Address correspondence to Deborah Tregunno, R.N., Ph.D., Canadian Health Services Research Foundation Post Doctoral Fellow, Faculty of Nursing, University of Toronto, 50 St. George Street, Toronto, Ontario, Canada M5S 3H4. G. Ross Baker, Ph.D., Jan Barnsley, Ph.D., and Michael Murray, Ph.D. are with the Department of Health Policy, Management and Evaluation, Faculty of Medicine, University of Toronto, Toronto.
Competing Values of Emergency Department Performance: Balancing Multiple Stakeholder Perspectives
Article first published online: 28 JUN 2004
Health Services Research
Volume 39, Issue 4p1, pages 771–792, August 2004
How to Cite
Tregunno, D., Ross Baker, G., Barnsley, J. and Murray, M. (2004), Competing Values of Emergency Department Performance: Balancing Multiple Stakeholder Perspectives. Health Services Research, 39: 771–792. doi: 10.1111/j.1475-6773.2004.00257.x
This research was supported by a Canadian Institutes of Health Research/Health Canada Doctoral Fellowship to Deborah Tregunno; and by the Hospital Report Project, Department of Health Policy, Management and Evaluation, University of Toronto. Hospital Report Project is a joint initiative of the Ontario Hospital Association and the Government of Ontario.
- Issue published online: 28 JUN 2004
- Article first published online: 28 JUN 2004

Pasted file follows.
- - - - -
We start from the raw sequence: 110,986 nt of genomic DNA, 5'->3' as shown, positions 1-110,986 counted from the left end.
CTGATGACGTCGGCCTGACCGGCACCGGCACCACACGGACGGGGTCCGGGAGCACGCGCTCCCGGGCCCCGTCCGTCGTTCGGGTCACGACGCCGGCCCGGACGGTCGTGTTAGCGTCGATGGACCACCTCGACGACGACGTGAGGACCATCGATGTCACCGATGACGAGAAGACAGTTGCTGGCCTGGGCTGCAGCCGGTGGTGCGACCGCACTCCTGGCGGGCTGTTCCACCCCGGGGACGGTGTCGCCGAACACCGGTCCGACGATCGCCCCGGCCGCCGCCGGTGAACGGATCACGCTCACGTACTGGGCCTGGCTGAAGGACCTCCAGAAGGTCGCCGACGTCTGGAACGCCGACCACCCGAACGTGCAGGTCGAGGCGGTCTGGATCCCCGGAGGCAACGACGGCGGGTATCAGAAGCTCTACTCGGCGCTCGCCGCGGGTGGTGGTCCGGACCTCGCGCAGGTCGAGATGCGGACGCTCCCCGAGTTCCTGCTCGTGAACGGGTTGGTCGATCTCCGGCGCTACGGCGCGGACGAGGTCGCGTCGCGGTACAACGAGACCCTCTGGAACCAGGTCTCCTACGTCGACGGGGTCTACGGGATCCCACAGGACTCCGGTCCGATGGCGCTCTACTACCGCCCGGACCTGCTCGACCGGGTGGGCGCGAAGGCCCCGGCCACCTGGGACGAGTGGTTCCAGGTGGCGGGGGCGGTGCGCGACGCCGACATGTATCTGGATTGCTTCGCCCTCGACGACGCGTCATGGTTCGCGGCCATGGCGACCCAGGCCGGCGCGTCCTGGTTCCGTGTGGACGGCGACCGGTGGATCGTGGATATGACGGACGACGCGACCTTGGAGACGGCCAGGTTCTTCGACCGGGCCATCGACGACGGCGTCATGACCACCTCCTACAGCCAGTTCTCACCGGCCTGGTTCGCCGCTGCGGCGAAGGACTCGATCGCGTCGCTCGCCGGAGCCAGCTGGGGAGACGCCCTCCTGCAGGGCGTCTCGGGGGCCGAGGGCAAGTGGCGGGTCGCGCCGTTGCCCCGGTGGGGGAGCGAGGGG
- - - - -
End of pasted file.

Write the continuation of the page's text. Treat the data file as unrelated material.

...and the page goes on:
- Emergency department performance;
- multiple stakeholders;
- quality improvement
Objective. To describe the performance interests of multiple stakeholders associated with the management and delivery of emergency department (ED) care, and to develop a performance framework and set of indicators that reflect these interests.
Study Setting. Stakeholders (1,100 physicians, nurses, managers, home care providers, and prehospital care personnel) with responsibility for ED patients in hospitals in the Canadian province of Ontario.
Study Design. Sixty-two percent of stakeholders responded to a mail survey regarding the importance of 104 potential ED performance indicators. Descriptive and inferential statistics are used to explore the interests of each stakeholder group and to compare interests across the five groups.
Principal Findings. Emergency department stakeholders are primarily interested in indicators that focus on their role and capacity to provide care. Key differences exist between hospital and nonhospital stakeholders. Physicians mean ratings of the importance on ED performance measures were lower than mean ratings in the other stakeholder groups.
Conclusions. Emergency department performance interests are not homogeneous across stakeholder groups, and evaluating performance from the perspective of any one stakeholder group will result in unbalanced assessments. Community-based stakeholders, a group frequently excluded from commenting on ED performance, provide important insights into ED performance related to the external environment and the broader continuum of care.